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*** START OF THIS PROJECT GUTENBERG EBOOK MORALE *** Produced by Greg Weeks, V. L. Simpson and the Online Distributed Proofreading Team at

Transcriber's Note:

This etext was produced from "Astounding Stories", December 1931. Extensive research did not uncover any evidence that the U.S. copyright on this publication was renewed.

A Story of the War of 1941-43
By Murray Leinster


"... The profound influence of civilian morale upon the course of modern war is nowhere more clearly shown than in the case of that monstrous war-engine popularly known as a 'Wabbly.' It landed in New Jersey Aug. 16, 1942, and threw the whole Eastern Coast into a frenzy. In six hours the population of three States was in a panic. Industry was paralyzed. The military effect was comparable only to a huge modern army landed in our rear...." (Strategic Lessons of the War of 1941-43.โ€”U. S. War College. Pp. 79-80.)

Sergeant Walpole made his daily report at 2:15. He used a dinky telephone that should have been in a museum, and a rural Central put him on the Area Officer's tight beam. The Area Officer listened drearily as the Sergeant said in a military manner:

It spouted a flash of bluish flame.

"Sergeant Walpole, sir, Post Fourteen, reports that he has nothing of importance to report."

The Wabbly, uncombatable engine of war, spreads unparalleled death and destructionโ€”until Sergeant Walpole "strikes at the morale" of its crew.

The Area Officer's acknowledgment was curt; embittered. For he was an energetic young man, and he loathed his job. He wanted to be in the west, where fighting of a highly unconventional nature was taking place daily. He did not enjoy this business of watching an unthreatened coast-line simply for the maintenance of civilian confidence and morale. He preferred fighting.

Sergeant Walpole, though, exhaled a lungful of smoke at the telephone transmitter and waited. Presently the rural Central said:

"All through?"

"Sure, sweetie," said Sergeant Walpole. "How about the talkies tonight?"

That was at 2:20 P. M. There was coy conversation, while the civilian telephone-service suffered. Then Sergeant Walpole went back to his post of duty with a date for the evening. He never kept that date, as it turned out. The rural Central was dead an hour after the first and only Wabbly landed, and as everybody knows, that happened at 2:45.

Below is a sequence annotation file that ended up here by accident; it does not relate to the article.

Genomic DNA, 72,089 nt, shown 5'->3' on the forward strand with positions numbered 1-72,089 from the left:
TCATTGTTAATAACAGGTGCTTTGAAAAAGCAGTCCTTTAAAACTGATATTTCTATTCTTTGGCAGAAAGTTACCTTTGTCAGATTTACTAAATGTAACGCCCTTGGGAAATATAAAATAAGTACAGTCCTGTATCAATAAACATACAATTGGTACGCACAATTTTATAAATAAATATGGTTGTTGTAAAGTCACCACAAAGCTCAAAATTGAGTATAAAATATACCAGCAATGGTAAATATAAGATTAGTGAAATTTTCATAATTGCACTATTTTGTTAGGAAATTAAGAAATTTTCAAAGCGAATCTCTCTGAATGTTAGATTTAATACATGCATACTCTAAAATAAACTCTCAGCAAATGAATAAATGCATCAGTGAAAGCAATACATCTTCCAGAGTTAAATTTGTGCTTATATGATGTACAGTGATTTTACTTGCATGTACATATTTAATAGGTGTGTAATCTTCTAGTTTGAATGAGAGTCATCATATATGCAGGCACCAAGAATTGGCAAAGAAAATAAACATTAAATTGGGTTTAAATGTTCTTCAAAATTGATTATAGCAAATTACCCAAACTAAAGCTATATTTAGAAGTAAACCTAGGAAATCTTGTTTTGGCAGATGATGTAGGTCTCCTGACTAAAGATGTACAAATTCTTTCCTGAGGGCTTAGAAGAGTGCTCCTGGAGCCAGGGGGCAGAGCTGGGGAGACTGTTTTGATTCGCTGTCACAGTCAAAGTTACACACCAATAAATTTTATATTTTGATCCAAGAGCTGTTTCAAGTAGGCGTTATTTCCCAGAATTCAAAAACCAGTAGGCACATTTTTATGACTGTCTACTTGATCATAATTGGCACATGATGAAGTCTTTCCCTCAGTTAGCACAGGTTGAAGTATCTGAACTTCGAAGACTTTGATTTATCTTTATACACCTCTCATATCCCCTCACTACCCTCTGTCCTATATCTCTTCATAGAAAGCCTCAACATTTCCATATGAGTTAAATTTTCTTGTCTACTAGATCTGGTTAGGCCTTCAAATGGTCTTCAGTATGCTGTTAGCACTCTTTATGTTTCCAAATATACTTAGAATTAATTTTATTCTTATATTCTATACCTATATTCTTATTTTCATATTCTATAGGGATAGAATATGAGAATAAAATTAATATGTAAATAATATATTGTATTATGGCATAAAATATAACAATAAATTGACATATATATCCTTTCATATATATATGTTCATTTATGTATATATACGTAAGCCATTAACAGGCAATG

But Sergeant Walpole had no premonitions as he went back to his hammock on the porch. This was Post Number Fourteen, Sixth Area, Eastern Coast Observation Force. There was a war on, to be sure. There had been a war on since the fall of 1941, but it was two thousand miles away. Even lone-wolf bombing planes, flying forty thousand feet up, never came this far to drop their eggs upon inviting targets or upon those utterly blank, innocent-seeming places where munitions of war were now manufactured underground.

Here was peace and quiet and good rations and a paradise for gold-brickers. Here was a summer bungalow taken over for military purposes, quartering six men who watched a certain section of coast-line for a quite impossible enemy. Three miles to the south there was another post. Three miles to the north another one still. They stretched all along the Atlantic Coast, those observation-posts, and the men in them watched the sea, languidly observed the television broadcasts, and slept in the sun. That was all they were supposed to do. In doing it they helped to maintain civilian morale. And therefore the Eastern Coast Observation Force was enviously said to be "just attached to the Army for rations," by the other services, and its members rated with M. P.'s and other low forms of animal life.

Sergeant Walpole reclined in his hammock, inhaling comfortably. The ocean glittered blue before him in the sun. There was a plume of smoke out at sea indicating an old-style coal-burner, its hull down below the horizon. Anything that would float was being used since the war began, though a coal-burning ship was almost a museum piece. A trim Diesel tramp was lazing northward well inshore. A pack of gulls were squabbling noisily over some unpleasantness floating a hundred yards from the beach. The Diesel tramp edged closer inshore still. It was all very peaceful and placid. There are few softer jobs on earth than being a member of a "force in being" for the sake of civilian morale.